Thomas wrote that the court was wrong to create a new context for Bivens because Congress should be the one creating these remedies, and there was already an alternative remedy to protect Boule provided by the government. 

“So long as Congress or the Executive has created a remedial process that it finds sufficient to secure an adequate level of deterrence, the courts cannot second-guess that calibration by superimposing a Bivens remedy,” Thomas wrote. “That is true even if a court independently concludes that the Government’s procedures are ‘not as effective as an individual damages remedy.’”

While the appeals court used the court’s 2020 decision in Hernandez to prove why this case would be more suited for a Bivens claim, Thomas does the opposite. He uses Hernandez throughout his analysis to show why the court’s ruling follows their precedent. 

Thomas said recognizing a new Bivens action in the First Amendment context could prevent officers from being able to do their jobs in fear that they’d face lawsuits. 

“A plaintiff can turn practically any adverse action into grounds for a retaliation claim,” Thomas wrote. And, 'because an official’s state of mind is easy to allege and hard to disprove, insubstantial claims that turn on [retaliatory] intent may be less amenable to summary disposition.' Even a frivolous retaliation claim 'threaten[s] to set off broad-ranging discovery in which there is often no clear end to the relevant evidence.'”

Noting that today’s ruling acknowledges the misstep the court made in providing rights and liabilities that Congress never approved, Gorsuch said the court leaves open the larger question before them of if there is ever a situation where courts are better equipped than Congress to create a cause of action. 

“It seems to me that to ask the question is to answer it,” the Trump appointee wrote. “To create a new cause of action is to assign new private rights and liabilities — a power that is in every meaningful sense an act of legislation.”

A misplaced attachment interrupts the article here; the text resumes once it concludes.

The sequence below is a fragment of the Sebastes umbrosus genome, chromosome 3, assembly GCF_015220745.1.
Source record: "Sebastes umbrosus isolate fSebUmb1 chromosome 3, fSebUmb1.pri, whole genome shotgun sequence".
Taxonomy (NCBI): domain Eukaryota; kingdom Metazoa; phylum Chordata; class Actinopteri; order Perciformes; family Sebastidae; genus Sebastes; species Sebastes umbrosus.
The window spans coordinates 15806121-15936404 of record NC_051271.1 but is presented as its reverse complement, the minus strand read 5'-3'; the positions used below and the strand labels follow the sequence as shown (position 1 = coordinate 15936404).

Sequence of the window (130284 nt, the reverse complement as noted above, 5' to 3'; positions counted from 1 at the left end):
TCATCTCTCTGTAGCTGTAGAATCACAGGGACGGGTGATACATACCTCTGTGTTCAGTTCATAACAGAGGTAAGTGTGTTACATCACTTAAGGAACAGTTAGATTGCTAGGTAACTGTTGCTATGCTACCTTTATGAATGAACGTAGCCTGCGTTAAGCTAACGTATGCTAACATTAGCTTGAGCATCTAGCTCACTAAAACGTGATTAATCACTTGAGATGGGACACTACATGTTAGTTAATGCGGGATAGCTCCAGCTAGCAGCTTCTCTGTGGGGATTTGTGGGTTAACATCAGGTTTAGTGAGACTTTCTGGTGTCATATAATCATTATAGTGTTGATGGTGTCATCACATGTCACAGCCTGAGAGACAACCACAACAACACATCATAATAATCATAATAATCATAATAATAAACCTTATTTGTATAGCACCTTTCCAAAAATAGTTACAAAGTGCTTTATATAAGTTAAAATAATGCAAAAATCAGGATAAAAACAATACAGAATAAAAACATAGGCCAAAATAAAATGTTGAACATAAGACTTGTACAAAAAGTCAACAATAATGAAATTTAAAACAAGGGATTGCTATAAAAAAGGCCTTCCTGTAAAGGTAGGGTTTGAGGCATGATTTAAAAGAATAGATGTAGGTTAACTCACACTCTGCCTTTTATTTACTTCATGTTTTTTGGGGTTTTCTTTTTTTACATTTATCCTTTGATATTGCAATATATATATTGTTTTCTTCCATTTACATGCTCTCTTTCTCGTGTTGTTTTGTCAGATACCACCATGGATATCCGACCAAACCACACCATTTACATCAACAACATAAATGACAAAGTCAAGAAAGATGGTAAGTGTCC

Gorsuch also disagrees with the court’s continued use of case-specific analysis in these cases. 

“To atone for Bivens, it seems we continue repeating its most basic mistake.” 

Sotomayor and the other liberal justices agreed with the court’s ruling on the First Amendment retaliation claims but said Boule’s Fourth Amendment claim should have been preserved. The dissent argues that Boule’s claim does not present a new Bivens context, but that the justices should recognize it even if it did. 

“At bottom, Boule’s claim is materially indistinguishable from the claim brought in Bivens,” the Obama appointee wrote. “His case therefore does not present a new context for the purposes of assessing whether a Bivens remedy is available.”

Chiding the majority for “thinly veil[ing] its disapproval of Bivens,” Sotomayor wrote that the justification for dismissing Boule’s Fourth Amendment claims is unheard of and that the court ruled inconsistently with precedent.

“If the legal standard the Court articulates to reject Boule’s Fourth Amendment claim sounds unfamiliar, that is because it is,” Sotomayor wrote. “Just five years after circumscribing the standard for allowing Bivens claims to proceed, a restless and newly constituted Court sees fit to refashion the standard anew to foreclose remedies in yet more cases. The measures the Court takes to ensure Boule’s claim is dismissed are inconsistent with governing precedent.” 

Sarah Michelle Harris, an attorney with Williams & Connolly representing Egbert, did not return a request for comment, nor did Felicia Ellsworth, an attorney from WilmerHale representing Boule. 

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Categories / Appeals, Civil Rights, Government, Law